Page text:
Ligand-activated receptors are found both on the cell surface and at various intracellular sites. Type I HRE receptors include, for example, androgen, estrogen and progesterone receptors, all of which are anchored in the cytoplasm by chaperone proteins such as HSP90. Once a ligand binds to one of these type I receptors, the receptor is removed from the chaperone protein to allow the ligand to enter the nucleus to activate a variety of target genes. Selective ligands tend to bind to very limited types of receptors, while non-selective ligands bind to several types of receptors. This plays an important role in pharmacology, where drugs that are not selective tend to have more side effects because they bind to several other receptors, in addition to the one that produces the desired effect. These sample phrases are automatically selected from various online information sources to reflect the current use of the word “ligand”. The views expressed in the examples do not represent the views of Merriam-Webster or its editors. Send us your feedback. A ligand that can bind to the receptor and alter the function of the receptor that triggers a physiological response is called a receptor agonist. Ligands that bind to a receptor but do not activate the physiological response are receptor antagonists.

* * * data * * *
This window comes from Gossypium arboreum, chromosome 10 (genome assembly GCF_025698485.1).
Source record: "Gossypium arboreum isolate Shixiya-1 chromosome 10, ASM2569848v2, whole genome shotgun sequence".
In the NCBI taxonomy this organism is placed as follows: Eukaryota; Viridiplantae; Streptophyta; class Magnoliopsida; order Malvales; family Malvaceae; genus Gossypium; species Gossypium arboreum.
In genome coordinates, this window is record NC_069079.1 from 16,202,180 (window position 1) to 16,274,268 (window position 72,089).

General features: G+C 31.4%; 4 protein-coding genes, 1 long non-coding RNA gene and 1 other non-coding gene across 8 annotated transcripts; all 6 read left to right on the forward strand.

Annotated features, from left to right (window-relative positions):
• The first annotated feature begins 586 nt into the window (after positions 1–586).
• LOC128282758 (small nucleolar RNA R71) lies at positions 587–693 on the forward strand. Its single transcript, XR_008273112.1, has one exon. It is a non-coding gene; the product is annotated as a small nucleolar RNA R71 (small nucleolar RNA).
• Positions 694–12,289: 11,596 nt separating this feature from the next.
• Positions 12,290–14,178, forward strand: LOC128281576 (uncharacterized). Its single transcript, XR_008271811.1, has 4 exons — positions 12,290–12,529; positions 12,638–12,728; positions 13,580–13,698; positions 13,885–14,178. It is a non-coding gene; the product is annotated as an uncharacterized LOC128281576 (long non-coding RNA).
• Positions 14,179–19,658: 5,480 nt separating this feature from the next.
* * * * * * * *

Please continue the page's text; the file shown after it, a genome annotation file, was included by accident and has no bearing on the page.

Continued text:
Although most ligand receptors are present on the cell surface, several different types of intracellular receptors are involved in different signaling pathways within the cell. Nuclear receptors, also known as major hormone receptors, are activated by fat-soluble molecules such as steroid hormones, thyroid hormones, retinoids, and vitamin D. In addition to ligands being studied for new therapeutic purposes, chelating agents have traditionally used ligands to prevent or reduce metal ion toxicity. For example, 2,3-dimercaptopropanol, also known as British anti-Lewisite (BAL), has been used to treat mercury poisoning for several decades. The interaction of ligands with their binding sites can be characterized in terms of binding affinity. In general, high-affinity ligand binding results from greater attractive forces between the ligand and its receptor, while ligand binding with low affinity implies weaker attraction. In general, a high-affinity bond results in higher ligand occupancy of the receptor than is the case with a low-affinity bond; Residence time (lifespan of the receptor-ligand complex) is not correlated. High-affinity binding of ligands to receptors is often physiologically important when part of the binding energy can be used to cause a conformational change in the receptor, resulting in alteration in the behavior of, for example, an ion channel or associated enzyme.
In addition to their usefulness in limiting the harmful effects of metal ion accumulation, ligands have also been used for their inhibitory effect against selected metalloenzymes or to facilitate the redistribution of certain metal ions. Another therapeutic chelating ligand includes the one used to treat hemochromatosis, a genetic disease that causes iron to build up in affected people.